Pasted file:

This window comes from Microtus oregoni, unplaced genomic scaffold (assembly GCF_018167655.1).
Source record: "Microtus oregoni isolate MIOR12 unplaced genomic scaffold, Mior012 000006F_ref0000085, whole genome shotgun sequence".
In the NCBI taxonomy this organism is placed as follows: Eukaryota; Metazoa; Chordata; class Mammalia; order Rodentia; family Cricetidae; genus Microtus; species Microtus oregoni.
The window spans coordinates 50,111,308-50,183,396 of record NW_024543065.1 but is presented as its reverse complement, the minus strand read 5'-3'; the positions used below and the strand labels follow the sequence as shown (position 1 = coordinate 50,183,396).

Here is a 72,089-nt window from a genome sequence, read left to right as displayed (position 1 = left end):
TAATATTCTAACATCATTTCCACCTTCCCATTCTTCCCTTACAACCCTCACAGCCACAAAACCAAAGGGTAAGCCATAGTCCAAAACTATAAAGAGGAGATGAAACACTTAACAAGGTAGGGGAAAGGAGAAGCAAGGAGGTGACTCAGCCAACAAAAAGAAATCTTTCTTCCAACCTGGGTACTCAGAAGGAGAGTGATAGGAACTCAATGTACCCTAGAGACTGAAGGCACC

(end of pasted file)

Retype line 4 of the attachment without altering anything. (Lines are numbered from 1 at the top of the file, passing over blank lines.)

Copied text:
The window spans coordinates 50,111,308-50,183,396 of record NW_024543065.1 but is presented as its reverse complement, the minus strand read 5'-3'; the positions used below and the strand labels follow the sequence as shown (position 1 = coordinate 50,183,396).